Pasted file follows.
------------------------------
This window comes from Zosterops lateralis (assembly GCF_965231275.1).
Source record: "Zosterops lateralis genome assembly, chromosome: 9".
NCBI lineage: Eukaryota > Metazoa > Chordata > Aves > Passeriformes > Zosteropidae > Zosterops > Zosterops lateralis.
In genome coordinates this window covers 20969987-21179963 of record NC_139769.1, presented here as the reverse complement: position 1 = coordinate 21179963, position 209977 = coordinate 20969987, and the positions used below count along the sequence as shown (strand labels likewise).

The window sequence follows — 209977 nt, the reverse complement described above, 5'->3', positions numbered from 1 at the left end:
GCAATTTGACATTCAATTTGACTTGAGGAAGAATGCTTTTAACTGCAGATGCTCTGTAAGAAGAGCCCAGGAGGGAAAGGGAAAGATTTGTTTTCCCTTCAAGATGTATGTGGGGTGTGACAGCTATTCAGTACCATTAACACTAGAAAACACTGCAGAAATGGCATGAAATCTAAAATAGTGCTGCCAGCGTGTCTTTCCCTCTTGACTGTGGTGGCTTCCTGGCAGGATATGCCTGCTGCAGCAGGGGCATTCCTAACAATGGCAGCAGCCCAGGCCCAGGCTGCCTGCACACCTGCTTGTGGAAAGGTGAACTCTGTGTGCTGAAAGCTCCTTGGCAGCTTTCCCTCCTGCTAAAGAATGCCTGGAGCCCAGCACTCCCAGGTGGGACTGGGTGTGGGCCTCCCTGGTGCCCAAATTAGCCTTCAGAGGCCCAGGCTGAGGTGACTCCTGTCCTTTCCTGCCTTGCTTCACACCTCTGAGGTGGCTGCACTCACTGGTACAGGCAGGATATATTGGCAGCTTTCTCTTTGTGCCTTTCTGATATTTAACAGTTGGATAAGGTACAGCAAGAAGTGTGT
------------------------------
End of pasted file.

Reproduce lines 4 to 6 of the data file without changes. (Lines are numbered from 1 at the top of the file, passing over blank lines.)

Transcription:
In genome coordinates this window covers 20969987-21179963 of record NC_139769.1, presented here as the reverse complement: position 1 = coordinate 21179963, position 209977 = coordinate 20969987, and the positions used below count along the sequence as shown (strand labels likewise).

The window sequence follows — 209977 nt, the reverse complement described above, 5'->3', positions numbered from 1 at the left end:
GCAATTTGACATTCAATTTGACTTGAGGAAGAATGCTTTTAACTGCAGATGCTCTGTAAGAAGAGCCCAGGAGGGAAAGGGAAAGATTTGTTTTCCCTTCAAGATGTATGTGGGGTGTGACAGCTATTCAGTACCATTAACACTAGAAAACACTGCAGAAATGGCATGAAATCTAAAATAGTGCTGCCAGCGTGTCTTTCCCTCTTGACTGTGGTGGCTTCCTGGCAGGATATGCCTGCTGCAGCAGGGGCATTCCTAACAATGGCAGCAGCCCAGGCCCAGGCTGCCTGCACACCTGCTTGTGGAAAGGTGAACTCTGTGTGCTGAAAGCTCCTTGGCAGCTTTCCCTCCTGCTAAAGAATGCCTGGAGCCCAGCACTCCCAGGTGGGACTGGGTGTGGGCCTCCCTGGTGCCCAAATTAGCCTTCAGAGGCCCAGGCTGAGGTGACTCCTGTCCTTTCCTGCCTTGCTTCACACCTCTGAGGTGGCTGCACTCACTGGTACAGGCAGGATATATTGGCAGCTTTCTCTTTGTGCCTTTCTGATATTTAACAGTTGGATAAGGTACAGCAAGAAGTGTGT